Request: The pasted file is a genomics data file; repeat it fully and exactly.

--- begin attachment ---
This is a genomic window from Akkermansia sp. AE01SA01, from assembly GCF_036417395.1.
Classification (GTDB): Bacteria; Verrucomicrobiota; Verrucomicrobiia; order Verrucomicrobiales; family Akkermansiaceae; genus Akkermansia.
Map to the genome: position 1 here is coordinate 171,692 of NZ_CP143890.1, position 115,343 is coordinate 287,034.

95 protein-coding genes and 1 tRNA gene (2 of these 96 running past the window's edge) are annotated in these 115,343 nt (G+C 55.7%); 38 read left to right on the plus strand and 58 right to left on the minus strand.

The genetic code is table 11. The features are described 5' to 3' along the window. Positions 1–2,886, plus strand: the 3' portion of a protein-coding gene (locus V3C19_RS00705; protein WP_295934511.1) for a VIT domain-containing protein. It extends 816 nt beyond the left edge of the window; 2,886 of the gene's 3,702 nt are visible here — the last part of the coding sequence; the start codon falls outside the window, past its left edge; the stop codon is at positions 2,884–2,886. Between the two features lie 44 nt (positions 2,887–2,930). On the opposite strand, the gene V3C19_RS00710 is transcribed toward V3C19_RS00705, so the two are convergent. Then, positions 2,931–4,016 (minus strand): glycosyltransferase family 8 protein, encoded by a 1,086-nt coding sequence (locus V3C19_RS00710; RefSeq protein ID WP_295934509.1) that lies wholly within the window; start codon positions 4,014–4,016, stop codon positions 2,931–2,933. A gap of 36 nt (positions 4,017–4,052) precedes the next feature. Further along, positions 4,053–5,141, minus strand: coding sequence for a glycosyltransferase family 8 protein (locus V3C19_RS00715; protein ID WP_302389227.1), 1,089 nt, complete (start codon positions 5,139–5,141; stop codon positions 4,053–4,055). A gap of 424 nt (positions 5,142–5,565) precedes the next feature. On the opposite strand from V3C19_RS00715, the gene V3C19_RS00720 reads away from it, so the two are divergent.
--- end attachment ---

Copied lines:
This is a genomic window from Akkermansia sp. AE01SA01, from assembly GCF_036417395.1.
Classification (GTDB): Bacteria; Verrucomicrobiota; Verrucomicrobiia; order Verrucomicrobiales; family Akkermansiaceae; genus Akkermansia.
Map to the genome: position 1 here is coordinate 171,692 of NZ_CP143890.1, position 115,343 is coordinate 287,034.

95 protein-coding genes and 1 tRNA gene (2 of these 96 running past the window's edge) are annotated in these 115,343 nt (G+C 55.7%); 38 read left to right on the plus strand and 58 right to left on the minus strand.

The genetic code is table 11. The features are described 5' to 3' along the window. Positions 1–2,886, plus strand: the 3' portion of a protein-coding gene (locus V3C19_RS00705; protein WP_295934511.1) for a VIT domain-containing protein. It extends 816 nt beyond the left edge of the window; 2,886 of the gene's 3,702 nt are visible here — the last part of the coding sequence; the start codon falls outside the window, past its left edge; the stop codon is at positions 2,884–2,886. Between the two features lie 44 nt (positions 2,887–2,930). On the opposite strand, the gene V3C19_RS00710 is transcribed toward V3C19_RS00705, so the two are convergent. Then, positions 2,931–4,016 (minus strand): glycosyltransferase family 8 protein, encoded by a 1,086-nt coding sequence (locus V3C19_RS00710; RefSeq protein ID WP_295934509.1) that lies wholly within the window; start codon positions 4,014–4,016, stop codon positions 2,931–2,933. A gap of 36 nt (positions 4,017–4,052) precedes the next feature. Further along, positions 4,053–5,141, minus strand: coding sequence for a glycosyltransferase family 8 protein (locus V3C19_RS00715; protein ID WP_302389227.1), 1,089 nt, complete (start codon positions 5,139–5,141; stop codon positions 4,053–4,055). A gap of 424 nt (positions 5,142–5,565) precedes the next feature. On the opposite strand from V3C19_RS00715, the gene V3C19_RS00720 reads away from it, so the two are divergent.